The shine package

[Tags:library, mit, test]

Shine wraps javascript's drawing functions in a declarative API. Heavily inspired by Gloss.

Read the README for an overview of the library.

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Dependencies base (>=4.2 && <5), ghcjs-dom (==0.9.*), ghcjs-prim, keycode (==0.2.*), mtl, time, transformers [details]
License MIT
Copyright (c) 2016-2017 Francesco Gazzetta
Author Francesco Gazzetta
Maintainer Francesco Gazzetta <>
Category Web, Graphics, Javascript
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Source repository head: git clone
Uploaded Fri Jun 23 10:41:14 UTC 2017 by fgaz
Downloads 98 total (50 in the last 30 days)
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Readme for shine

Readme for shine-

Shine - Declarative Graphics for the Web

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Shine wraps javascript's drawing functions in a declarative API.

Heavily inspired by gloss.

demo (compiled tests) here


You need ghcjs



To represent your drawing you have to build a tree using the Picture datatype.

pic :: Picture
pic = Rect 10 20 -- represents a 10x20 square

To compose multiple Pictures you can use Over, which accepts two Pictures and overlaps them.

Picture is a monoid: <> is an alias for Over and mempty is the empty picture.

-- draw some shapes on top of each other
pic :: Picture
pic = Rect 10 20
   <> Translate 30 30 (Circle 15)
   <> Colored (Color 255 0 0 0.2) (RectF 4 4)
   <> Text "Sans 12px" LeftAlign 200 "The quick brown fox jumps over the lazy dog."

Using Foldable you can do things like

concentricCircles :: Picture
concentricCircles = foldMap Circle [1,10..100]

Drawing Pictures

Before drawing anything you need to obtain a CanvasRenderingContext2D (and sometimes a Document). For this purpose, shine provides two utility functions: fullScreenCanvas and fixedSizeCanvas


import Graphics.Shine
import Graphics.Shine.Input
import Graphics.Shine.Picture

import GHCJS.DOM (currentDocumentUnchecked)

-- This is how the ghcjs-dom hello-world does it.
-- It's boilerplate, so in the next shine version there
-- will probably be a ready-to-use run function
#if defined(ghcjs_HOST_OS)
run :: a -> a
run = id
#elif defined(MIN_VERSION_jsaddle_wkwebview)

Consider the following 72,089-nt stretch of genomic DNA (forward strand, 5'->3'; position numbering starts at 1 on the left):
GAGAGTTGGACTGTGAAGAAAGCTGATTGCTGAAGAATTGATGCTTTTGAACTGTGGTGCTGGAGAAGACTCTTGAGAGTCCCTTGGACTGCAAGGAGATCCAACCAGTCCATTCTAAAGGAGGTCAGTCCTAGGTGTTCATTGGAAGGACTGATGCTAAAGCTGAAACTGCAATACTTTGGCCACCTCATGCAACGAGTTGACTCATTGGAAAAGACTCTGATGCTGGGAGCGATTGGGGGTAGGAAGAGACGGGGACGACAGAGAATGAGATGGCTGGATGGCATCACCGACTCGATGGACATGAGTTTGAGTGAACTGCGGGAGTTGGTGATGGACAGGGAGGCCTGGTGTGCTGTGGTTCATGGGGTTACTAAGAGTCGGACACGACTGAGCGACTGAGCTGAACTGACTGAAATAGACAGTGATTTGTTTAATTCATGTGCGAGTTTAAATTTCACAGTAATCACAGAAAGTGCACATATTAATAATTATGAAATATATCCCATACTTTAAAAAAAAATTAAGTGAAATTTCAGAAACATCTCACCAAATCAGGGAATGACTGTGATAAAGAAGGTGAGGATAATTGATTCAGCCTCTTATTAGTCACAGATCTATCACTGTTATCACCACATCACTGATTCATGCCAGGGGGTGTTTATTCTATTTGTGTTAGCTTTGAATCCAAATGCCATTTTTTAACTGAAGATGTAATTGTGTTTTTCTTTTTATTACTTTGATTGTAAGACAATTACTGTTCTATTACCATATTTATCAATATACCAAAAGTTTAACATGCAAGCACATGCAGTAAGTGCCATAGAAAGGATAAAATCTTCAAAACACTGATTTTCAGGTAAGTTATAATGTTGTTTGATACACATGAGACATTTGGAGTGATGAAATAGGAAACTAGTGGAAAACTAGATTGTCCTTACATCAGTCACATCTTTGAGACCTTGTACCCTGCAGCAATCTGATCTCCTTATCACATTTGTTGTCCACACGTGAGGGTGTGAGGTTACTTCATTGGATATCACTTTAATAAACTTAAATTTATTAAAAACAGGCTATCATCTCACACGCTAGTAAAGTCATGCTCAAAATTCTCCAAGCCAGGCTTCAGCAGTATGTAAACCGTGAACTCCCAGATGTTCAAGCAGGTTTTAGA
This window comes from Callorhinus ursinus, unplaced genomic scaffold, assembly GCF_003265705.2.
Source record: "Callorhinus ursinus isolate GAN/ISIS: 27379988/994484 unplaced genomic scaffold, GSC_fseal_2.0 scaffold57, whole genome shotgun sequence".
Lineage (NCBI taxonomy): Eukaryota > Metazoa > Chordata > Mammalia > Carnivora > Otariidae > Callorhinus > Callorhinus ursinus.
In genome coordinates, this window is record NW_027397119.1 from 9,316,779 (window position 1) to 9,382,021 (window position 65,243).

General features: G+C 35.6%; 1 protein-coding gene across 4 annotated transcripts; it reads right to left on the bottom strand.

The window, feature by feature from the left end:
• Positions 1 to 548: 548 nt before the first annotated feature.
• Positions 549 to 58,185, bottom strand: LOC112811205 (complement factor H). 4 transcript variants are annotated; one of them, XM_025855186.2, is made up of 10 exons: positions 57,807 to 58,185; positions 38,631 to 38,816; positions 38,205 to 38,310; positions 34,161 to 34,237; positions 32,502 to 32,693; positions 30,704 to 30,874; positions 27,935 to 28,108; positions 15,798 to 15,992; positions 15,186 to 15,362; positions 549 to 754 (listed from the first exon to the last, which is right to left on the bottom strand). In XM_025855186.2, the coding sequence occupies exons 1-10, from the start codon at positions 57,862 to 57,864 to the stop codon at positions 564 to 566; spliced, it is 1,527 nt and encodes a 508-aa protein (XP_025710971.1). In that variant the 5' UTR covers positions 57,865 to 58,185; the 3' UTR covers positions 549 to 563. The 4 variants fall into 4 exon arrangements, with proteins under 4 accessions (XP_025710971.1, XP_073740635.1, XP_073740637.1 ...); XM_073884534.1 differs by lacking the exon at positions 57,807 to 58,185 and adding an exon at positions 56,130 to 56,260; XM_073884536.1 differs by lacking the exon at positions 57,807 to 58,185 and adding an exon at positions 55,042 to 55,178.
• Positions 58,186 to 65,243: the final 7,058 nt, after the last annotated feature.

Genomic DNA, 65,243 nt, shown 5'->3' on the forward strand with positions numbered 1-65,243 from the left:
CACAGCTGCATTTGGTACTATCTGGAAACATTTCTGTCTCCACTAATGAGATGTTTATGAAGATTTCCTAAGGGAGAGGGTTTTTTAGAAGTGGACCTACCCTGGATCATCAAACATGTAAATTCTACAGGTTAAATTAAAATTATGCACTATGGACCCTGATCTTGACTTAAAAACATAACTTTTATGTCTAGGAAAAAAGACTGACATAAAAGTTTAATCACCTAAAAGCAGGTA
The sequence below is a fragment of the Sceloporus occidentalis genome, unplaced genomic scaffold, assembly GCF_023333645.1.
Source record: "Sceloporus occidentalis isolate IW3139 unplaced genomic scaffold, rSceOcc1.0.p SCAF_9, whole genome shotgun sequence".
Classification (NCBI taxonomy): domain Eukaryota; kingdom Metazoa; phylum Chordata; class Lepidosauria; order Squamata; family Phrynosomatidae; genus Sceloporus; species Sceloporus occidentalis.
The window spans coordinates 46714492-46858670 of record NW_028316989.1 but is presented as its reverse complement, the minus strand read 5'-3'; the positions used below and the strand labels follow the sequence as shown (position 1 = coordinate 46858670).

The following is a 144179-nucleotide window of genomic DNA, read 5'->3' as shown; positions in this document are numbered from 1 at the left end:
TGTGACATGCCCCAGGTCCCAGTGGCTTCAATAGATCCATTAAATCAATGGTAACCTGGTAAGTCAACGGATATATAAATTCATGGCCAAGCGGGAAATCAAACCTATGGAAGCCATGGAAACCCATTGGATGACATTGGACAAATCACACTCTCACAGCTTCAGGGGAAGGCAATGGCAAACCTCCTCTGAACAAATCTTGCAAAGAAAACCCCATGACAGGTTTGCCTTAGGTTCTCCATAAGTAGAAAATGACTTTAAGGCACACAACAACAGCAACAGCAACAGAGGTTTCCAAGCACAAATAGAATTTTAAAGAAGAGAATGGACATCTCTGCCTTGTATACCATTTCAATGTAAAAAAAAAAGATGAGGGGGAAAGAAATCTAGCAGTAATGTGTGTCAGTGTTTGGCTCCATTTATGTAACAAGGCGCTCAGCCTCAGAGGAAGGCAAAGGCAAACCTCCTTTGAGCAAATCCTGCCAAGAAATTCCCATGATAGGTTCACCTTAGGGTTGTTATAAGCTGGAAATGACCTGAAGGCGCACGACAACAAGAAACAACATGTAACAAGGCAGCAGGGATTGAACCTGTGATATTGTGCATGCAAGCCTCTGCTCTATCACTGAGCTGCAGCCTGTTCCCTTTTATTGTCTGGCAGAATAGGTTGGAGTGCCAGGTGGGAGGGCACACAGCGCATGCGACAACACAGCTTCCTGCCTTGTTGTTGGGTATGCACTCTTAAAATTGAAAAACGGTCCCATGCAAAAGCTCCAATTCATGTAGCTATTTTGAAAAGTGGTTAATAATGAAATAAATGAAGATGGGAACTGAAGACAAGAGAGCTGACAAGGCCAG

import Language.Javascript.JSaddle.WKWebView (run)
import Language.Javascript.JSaddle.WebKitGTK (run)

main :: IO ()
main = run $ do
    doc <- currentDocumentUnchecked -- use currentDocument to handle failure
    ctx <- fixedSizeCanvas doc 400 400
    -- do something with ctx (and maybe doc)

To render a Picture on a context you have three options:


You can draw it manually using render from Graphics.Shine.Render

main :: IO ()
    {- get the context, see before -}
    draw ctx concentricCircles


You can draw a Picture that depends on time. That is, a Float -> Picture.

-- An expanding-and-contracting circle.
animation :: Float -> Picture
animation = Translate 200 200
          . Circle
          . (*100) . (+1) -- bigger positive oscillation
          . sin -- the circle's radius oscillates

main :: IO ()
main =  do
    {- get the context, see before -}
    animate ctx 30 animation


Finally, you can draw a Picture that depends on time, inputs (keyboard and mouse) and an internal state. This is especially useful for games, hence the name.

-- this code draws a black rectangle in the center of the canvas only when the
-- left mouse button is pressed
main :: IO ()
main = do
    {- get the context and the document, see before -}
    play ctx doc 30 initialState draw handleInput step
    -- our state represents the state of the left mouse button
    initialState = Up
    -- we draw a square only if the button is pressed
    draw Up = Empty
    draw Down = Translate 200 200 $ RectF 200 200
    -- when an event is fired we store the button state
    handleInput (MouseBtn BtnLeft buttonState _) = const buttonState
    handleInput _ = id -- catch-all for all other events
    step _ = id -- our state does not depend on time